Theatre director, filmmaker, writer and spiritual guru, comprise all the activities engaged in by Alejandro Jodorowsky (1929-) during his prolific career, which is a challenge in itself. More important here is to remember that he is also an important comics writer who worked with names like Jean Giraud/Moebius (1938-2012) and Milo Manara (1945-), helping elevate comics to a more respected form of art.
Jodorowsky was born in Chile as a son of Jewish immigrants and soon developed a strictly artistic and political sensibility, writing poems and working with theater. In parallel, he read comics published in the country: Prince Valliant, Mandrake and King of the Royal Mounted. After a period of seven years (1953-1960) in Paris, he moved to Mexico and wrote a comic strip called Aníbal 5, inspired by the ideas around Mouvement Panique, an avant-garde movement Jodorowsky founded along with the Spanish Fernando Arrabal (1932-) and the French Roland Topor (1938-1997). He also worked in other comics during the second half of 1960s in Mexico, like Fábulas pánicas, a serial comic strip published in the newspaper El Heraldo de México.
If the 1970s was the decade that projected Jodorowsky’s name into movie culture, the following decade would establish him as a relevant comics artist. The decade of the graphic novel and the circulation of national traditions around the world is also the period when Jodorowsky worked with Moebius in science fiction saga L’Incal, published in six volumes between 1981 and 1989 by Les Humanoïdes Associés, a publishing house known for its innovative approach to comics. L’Incal generated other works, always with Jodorowsky as a writer: Avant L’Incal (six volumes, 1988-1995), with artwork by Zoran Janjetov (1961-); Après L’Incal (two volumes, 2000 and 2011), with artwork by Moebius; and Final Incal (two volumes, 2008 and 2011), with artwork by José Omar Ladrönn (1967-). Other works with Janjetov, he wrote Les Technopères (eight volumes, 1998-2006), and L’Ogregod; and with Moebius, the three volumes of Le Coeur Couronée (1992-1998). During his career, Jodorowsky worked with several other comic artists mostly in the science fiction comics field. Historical comics were produced with names like François Boucq (1955-), with whom Jodorowsky wrote a historically based comic called Bouncer (nine volumes, 2001-2011), and Manara, recruited to draw Jodorowsky’s Borgia, about the history of House of Borgia.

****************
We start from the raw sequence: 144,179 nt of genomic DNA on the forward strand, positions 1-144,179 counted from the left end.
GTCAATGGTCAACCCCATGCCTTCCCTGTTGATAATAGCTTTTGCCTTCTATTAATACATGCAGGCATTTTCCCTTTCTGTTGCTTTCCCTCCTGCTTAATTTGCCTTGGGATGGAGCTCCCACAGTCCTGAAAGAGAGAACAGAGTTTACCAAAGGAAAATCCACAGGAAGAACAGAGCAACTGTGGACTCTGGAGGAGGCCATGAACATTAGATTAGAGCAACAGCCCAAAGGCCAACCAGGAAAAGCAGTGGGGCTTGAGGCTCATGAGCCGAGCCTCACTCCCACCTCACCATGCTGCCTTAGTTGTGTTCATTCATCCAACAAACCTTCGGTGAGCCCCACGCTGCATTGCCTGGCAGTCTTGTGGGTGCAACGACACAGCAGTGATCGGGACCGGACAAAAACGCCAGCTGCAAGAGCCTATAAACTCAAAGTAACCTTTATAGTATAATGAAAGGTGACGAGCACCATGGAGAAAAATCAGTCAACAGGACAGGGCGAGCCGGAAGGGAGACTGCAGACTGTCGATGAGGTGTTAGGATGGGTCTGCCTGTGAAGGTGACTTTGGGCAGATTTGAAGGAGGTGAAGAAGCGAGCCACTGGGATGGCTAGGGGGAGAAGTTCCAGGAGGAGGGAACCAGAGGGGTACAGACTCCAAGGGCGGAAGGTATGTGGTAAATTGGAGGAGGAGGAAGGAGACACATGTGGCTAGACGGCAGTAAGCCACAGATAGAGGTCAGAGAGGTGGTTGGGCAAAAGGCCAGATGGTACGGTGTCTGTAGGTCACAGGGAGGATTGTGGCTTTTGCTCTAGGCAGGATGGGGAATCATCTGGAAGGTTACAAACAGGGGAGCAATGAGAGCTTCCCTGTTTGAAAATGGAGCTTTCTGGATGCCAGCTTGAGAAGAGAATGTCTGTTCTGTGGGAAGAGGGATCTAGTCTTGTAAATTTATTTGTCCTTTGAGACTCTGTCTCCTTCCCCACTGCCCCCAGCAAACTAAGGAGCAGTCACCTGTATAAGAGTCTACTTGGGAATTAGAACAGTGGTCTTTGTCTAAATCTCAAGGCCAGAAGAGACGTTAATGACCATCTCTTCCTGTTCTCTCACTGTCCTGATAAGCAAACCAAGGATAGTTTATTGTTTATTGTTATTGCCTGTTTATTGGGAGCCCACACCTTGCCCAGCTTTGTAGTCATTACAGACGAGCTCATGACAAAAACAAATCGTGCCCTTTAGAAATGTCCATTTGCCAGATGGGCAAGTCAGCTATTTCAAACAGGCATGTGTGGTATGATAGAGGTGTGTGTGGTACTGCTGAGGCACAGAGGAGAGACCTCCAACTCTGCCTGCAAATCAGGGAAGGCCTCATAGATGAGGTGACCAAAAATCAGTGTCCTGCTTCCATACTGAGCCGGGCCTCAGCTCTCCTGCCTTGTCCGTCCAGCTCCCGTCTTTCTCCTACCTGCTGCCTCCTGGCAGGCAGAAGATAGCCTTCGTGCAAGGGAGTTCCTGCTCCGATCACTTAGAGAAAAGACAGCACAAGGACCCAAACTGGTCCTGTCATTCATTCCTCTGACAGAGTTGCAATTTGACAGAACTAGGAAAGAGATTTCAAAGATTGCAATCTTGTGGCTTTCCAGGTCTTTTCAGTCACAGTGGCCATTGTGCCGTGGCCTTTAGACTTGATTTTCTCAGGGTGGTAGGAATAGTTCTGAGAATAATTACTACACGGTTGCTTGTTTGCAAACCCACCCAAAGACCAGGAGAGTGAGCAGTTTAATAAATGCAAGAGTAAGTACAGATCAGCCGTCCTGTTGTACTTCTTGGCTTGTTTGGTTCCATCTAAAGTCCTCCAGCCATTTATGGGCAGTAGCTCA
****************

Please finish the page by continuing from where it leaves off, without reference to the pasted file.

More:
Jodorowsky’s extensive comics bibliography shows a deep and comprehensive perspective about comics. As an author, he knows comics must be seen as a form of art; more, precisely, as an industrial form of art, a craft that demands specifically practices and knowledge shared between writers, drawers, colorists and others involved in the comics art world.
— Ivan Lima Gomes